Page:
A former driver for Uber has sued the giant ride-hailing company in federal court, seeking unpaid overtime, tips and other payments on behalf of all current and former drivers in Wisconsin.
The suit asks the court to "properly classify" Uber drivers as employees, not the independent contractors Uber says they are, a dispute in at least two dozen other lawsuits around the nation, and central to other companies' economic model in "the gig economy."
Currently, the Milwaukee suit claims, many Uber drivers struggle to "bring home a livable wage," or make even minimum wage, while Uber has grown to a $60 billion capitalization and operates in nearly 500 cities around the world.
Uber is an app for smartphones that connects riders with drivers. Fares are prepaid through the riders' credit cards. Riders and drivers rate each other on the app, but riders are told that gratuities are baked into the fares, so they need not even tip. Several competing ride share services, like Lyft, sprang up in Uber's wake.
The named plaintiff, Lamont Lathan, drove for Uber starting in January, about 15 hours a week. But he only made $30 to $60 a week, while incurring about $60 in weekly expenses, such as fuel, car payments and repairs, according to the suit.
The suit takes issue with several Uber business practices, such as deducting $1 from each fare to cover background checks and driver safety education. It also claims Uber didn't pay Lathan $6 for canceled fares, and didn't provide promised cards for discounted fuel after drivers completed a certain number of rides. The suit also claims Uber regularly overstated what prospective drivers could earn.
"Talk to Uber drivers and they all have a different beef, but they all have a beef," said Brian Mahany, a Milwaukee-based attorney with a national fraud, tax and white-collar crime practice who represents Lathan.
He estimates there might be 10,000 potential members of the class, but would only learn the real number if a judge certifies the class and Uber has to turn over records of its Wisconsin drivers.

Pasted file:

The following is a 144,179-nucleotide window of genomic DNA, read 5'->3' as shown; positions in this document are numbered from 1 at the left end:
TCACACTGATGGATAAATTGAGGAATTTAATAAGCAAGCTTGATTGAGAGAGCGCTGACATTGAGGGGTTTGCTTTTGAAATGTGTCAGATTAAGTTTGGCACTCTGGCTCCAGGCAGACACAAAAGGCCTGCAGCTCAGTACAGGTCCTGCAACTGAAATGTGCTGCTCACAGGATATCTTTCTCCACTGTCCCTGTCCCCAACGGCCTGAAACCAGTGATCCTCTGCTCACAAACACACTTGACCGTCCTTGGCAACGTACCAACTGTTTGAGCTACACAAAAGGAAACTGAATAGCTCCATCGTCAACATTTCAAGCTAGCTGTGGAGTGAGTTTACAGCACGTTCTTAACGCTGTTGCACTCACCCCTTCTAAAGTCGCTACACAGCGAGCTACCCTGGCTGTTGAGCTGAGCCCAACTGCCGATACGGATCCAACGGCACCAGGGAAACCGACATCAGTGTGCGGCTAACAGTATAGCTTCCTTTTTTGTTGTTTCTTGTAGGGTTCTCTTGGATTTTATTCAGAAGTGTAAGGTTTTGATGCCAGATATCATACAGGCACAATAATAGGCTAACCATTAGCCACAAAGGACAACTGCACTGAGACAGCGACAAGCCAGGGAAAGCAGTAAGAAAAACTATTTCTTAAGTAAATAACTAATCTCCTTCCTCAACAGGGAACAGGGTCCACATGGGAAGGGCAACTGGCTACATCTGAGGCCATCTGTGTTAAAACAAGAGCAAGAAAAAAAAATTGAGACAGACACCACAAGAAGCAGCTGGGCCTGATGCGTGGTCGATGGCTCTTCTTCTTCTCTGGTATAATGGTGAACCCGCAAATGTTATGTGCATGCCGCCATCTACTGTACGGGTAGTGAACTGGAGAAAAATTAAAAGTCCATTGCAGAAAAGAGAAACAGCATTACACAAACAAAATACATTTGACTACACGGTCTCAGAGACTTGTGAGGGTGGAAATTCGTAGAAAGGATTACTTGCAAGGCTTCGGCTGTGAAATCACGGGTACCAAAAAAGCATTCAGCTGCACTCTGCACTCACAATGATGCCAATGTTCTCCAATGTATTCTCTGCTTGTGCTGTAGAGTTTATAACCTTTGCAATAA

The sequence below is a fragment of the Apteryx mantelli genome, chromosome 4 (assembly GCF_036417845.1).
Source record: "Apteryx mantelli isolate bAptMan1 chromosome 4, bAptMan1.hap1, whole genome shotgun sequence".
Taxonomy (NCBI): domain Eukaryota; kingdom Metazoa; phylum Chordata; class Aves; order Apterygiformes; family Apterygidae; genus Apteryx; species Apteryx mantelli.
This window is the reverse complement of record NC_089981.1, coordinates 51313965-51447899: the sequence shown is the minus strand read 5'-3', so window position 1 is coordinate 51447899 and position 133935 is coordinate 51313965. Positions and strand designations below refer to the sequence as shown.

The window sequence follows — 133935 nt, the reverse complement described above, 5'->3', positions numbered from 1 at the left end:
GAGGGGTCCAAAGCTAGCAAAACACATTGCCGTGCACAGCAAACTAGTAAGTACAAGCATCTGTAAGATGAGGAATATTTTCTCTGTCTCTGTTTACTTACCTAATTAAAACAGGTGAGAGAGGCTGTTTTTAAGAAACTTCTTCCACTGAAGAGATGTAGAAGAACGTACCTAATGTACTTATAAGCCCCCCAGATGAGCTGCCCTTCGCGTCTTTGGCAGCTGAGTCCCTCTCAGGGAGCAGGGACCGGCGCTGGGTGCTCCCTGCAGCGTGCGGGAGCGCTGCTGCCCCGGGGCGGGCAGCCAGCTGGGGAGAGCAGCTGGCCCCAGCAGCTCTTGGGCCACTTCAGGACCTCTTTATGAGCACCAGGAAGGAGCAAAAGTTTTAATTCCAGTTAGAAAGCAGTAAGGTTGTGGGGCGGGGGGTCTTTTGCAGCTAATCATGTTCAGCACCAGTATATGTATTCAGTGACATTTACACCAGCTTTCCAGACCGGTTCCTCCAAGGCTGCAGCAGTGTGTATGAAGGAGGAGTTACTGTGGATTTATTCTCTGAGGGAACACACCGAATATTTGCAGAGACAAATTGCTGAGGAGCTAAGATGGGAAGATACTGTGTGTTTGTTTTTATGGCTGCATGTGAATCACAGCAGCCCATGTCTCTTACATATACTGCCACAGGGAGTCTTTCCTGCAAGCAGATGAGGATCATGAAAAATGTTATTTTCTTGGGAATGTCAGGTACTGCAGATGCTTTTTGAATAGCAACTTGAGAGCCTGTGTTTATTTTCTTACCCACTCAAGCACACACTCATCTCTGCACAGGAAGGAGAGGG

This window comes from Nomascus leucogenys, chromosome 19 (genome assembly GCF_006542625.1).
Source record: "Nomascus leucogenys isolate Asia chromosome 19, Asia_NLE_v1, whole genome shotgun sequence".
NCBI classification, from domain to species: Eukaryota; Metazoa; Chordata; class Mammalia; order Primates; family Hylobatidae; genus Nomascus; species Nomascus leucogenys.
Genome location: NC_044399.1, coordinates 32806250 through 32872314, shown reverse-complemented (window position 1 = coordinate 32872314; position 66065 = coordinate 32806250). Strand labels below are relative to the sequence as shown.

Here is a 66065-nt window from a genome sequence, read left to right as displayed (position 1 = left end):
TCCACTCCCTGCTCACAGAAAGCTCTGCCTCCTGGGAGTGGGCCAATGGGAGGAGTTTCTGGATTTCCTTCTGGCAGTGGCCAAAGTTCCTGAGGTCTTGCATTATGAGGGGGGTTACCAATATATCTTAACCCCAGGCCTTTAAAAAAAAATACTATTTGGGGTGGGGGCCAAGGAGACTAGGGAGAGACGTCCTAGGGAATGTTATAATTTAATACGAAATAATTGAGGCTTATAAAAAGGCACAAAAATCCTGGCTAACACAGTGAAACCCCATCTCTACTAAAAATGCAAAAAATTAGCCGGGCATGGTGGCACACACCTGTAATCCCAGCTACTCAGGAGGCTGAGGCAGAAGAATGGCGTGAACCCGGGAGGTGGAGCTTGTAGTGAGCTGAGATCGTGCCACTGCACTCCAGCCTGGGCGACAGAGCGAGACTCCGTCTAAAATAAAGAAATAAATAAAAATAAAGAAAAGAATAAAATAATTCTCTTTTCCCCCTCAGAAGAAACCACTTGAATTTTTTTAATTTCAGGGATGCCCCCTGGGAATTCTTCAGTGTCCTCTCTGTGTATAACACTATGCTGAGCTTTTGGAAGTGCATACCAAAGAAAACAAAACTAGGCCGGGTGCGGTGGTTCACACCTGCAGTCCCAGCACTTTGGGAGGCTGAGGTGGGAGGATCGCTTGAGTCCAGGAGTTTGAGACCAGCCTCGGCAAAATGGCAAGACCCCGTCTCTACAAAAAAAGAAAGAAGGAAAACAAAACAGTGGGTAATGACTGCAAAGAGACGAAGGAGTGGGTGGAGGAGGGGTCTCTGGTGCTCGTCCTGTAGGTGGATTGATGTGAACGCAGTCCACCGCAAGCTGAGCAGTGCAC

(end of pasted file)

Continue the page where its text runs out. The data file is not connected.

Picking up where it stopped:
Uber did not reply to an email Friday to its news media contact address.
The suit claims seven causes of action against Uber: tortious interference with prospective business relations, breach of contract, unjust enrichment, conversion, unfair competition, fraud and misrepresentation and violations of Wisconsin minimum wage and labor law.
It seeks compensatory, punitive and treble damages and back pay, attorney fees, an injunction against the current policies and an order that Uber return to drivers any tips and fees wrongfully kept by Uber.
The outcome of this case and other state-specific lawsuits Mahany is filing will have a profound effect on Uber and similar companies, said Mahany.
"Uber can't micro-manage its drivers' actions while at the same time trying to distance themselves from its employee drivers and Uber's obligations to those drivers by calling them 'independent contractors,'" he said.
Uber has long said that because its drivers work when and as much as they want, they have great flexibility to set their own hours, like independent contractors, who must then also pay their own expenses.
But the lawsuits have pointed out the many requirements and controls Uber places on its drivers as proof they are really more like employees, and should be protected by wage and hour laws, and eligible for benefits such as worker's compensation.
The case comes a couple months after Uber agreed to settle a federal class-action case in California over classification for $100 million. Other suits also have been filed in other states; some were thrown out, some are pending.
Mahany last month filed a suit in Chicago that would have tried to make all U.S. Uber drivers a single class, but dismissed it this week. He said a new national suit will focus on benefits for drivers, while cases in separate states will proceed much like the one filed in Milwaukee, relying in part on each state's wage and hours laws.
Many drivers in California were unhappy with the settlement, Mahany said, which came after a judge ruled that a clause in Uber drivers' employment contracts that barred them from class-action suits against Uber was unenforceable. That ruling is now on appeal at the 9th U.S. Circuit Court of Appeals, which Mahany said appears to be in favor of reinstating the restriction.
But the 7th U.S. Circuit Court of Appeals, which covers Wisconsin, Illinois and Indiana, in a case involving Verona-based Epic Systems, recently ruled that such forced arbitration clauses violate the National Labor Relations Act.
Mahany said that fact might make the 7th Circuit ground zero for what he anticipates will be a consolidation of many of the Uber suits.
"I use Uber," he said. "It's a great service. It just has not spent enough time taking care of their drivers."